Cape Town’s baboon programme: Successful coexistence between wildlife and urban communities

21 July 2021 | Story Justin O’Riain. Photo Bateleur Publishing – Mark Skinner/Gallo Images. Read time 7 min.
Prof Justin O’Riain writes that today, the Cape Penninsula baboon population needs contraceptives to curb their burgeoning numbers.
Prof Justin O’Riain writes that today, the Cape Penninsula baboon population needs contraceptives to curb their burgeoning numbers.

Baboons spending more time in their natural habitats and suffering fewer human-caused injuries and deaths is cause for celebration, writes Professor Justin O’Riain, the director of the Institute for Communities and Wildlife in Africa at the University of Cape Town (UCT).

Cape Town’s urban baboon programme has resulted in more baboons spending more time in natural habitats and suffering fewer human-caused injuries and deaths. Against the sombre backdrop of the sixth great extinction of life on Earth, this is cause for celebration.

Twenty years ago, the Cape Peninsula baboon population was heading for extinction. Ten years ago, numbers were on the rise, but the leading cause of death was trauma suffered in an urban area. Today, baboons need contraceptives to curb their burgeoning numbers and most die of natural causes.

However, a reader of Daily Maverick would be forgiven for thinking that not only are the Peninsula baboons back on the extinction cliff, but the heartless authorities are right behind them, shoving.  

This perception has been crafted on select social media platforms and then further curated in mainstream media, which is sympathetic to the “David vs Goliath” parallel of caring citizens standing up to the heartless governance machine.

The problem, of course, is that the facts do not support the narrative that the authorities are willingly pushing the population to extinction while being cruel and uncaring in the process.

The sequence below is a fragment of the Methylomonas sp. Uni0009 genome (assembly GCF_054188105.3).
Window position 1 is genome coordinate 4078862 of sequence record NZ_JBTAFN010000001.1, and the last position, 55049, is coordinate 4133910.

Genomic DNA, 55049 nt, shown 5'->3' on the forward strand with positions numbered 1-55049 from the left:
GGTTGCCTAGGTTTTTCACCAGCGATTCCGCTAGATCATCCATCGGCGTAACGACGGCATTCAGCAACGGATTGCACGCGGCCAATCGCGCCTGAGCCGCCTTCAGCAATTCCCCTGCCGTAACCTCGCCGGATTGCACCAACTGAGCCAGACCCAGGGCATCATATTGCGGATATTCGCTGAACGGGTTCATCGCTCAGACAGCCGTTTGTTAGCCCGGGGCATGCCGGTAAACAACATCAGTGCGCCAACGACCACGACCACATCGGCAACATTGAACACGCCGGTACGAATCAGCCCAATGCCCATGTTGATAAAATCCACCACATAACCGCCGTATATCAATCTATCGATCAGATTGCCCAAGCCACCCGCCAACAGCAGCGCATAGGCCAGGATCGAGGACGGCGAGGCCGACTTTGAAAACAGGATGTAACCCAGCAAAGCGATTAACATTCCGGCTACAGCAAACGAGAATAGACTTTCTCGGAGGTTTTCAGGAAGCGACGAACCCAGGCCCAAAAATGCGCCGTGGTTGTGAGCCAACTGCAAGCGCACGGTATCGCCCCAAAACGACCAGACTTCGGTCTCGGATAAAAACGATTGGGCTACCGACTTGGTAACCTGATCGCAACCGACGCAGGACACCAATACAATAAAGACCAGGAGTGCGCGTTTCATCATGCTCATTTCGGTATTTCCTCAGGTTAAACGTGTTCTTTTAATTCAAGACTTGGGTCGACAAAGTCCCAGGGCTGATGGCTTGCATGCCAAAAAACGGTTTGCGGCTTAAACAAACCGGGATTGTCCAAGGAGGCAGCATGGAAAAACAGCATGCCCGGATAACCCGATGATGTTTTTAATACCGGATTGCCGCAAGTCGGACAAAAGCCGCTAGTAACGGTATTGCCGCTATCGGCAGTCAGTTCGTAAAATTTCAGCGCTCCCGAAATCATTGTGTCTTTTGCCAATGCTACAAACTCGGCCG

There are more baboons, spending more time in natural habitats and suffering fewer human-caused injuries and deaths which are associated with the worst kinds of suffering and cruelty. Against the sombre backdrop of the sixth great extinction of life on Earth, this is cause for celebration.

These successes are not by chance, but by careful collective design that has involved hundreds of people in countless workshops and meetings since 1998. Welfare organisations, NGOs, scientists, concerned citizens, volunteers and councillors have, together with civic, provincial and national operational managers, devised a successful, largely non-lethal programme to keep baboons out of dangerous urban areas.

By contrast, throughout most of Europe, wild boars – a mammalian proxy for baboons, being adaptable, social and no less sentient – are invariably shot on the urban edge by residents with hunting licences, and summarily eaten.

International scientific experts who have visited Cape Town and understand the objectives of the programme consider it to be wholly consistent with best practices for ensuring coexistence between wildlife and communities on an urban edge.

How do readers reconcile these facts with the constant suggestions that the authorities are inept in their management plans, cruel in their methods and guilty of driving the population to extinction? 

What of international celebrity conservationists like David Attenborough and Jane Goodall who have variously lent both vague and more explicit support (respectively) for animal rights groups’ claims of baboons being treated inhumanely and the need to “embrace not chase” our wild neighbours in the Anthropocene?

What would Attenborough say to more and healthier baboons in and around one of Africa’s fastest-growing cities? How could Goodall possibly argue for a reversion to the status quo a decade ago, when Peninsula baboons spent more time in urban areas and paid for that privilege with greater loss of life and limb?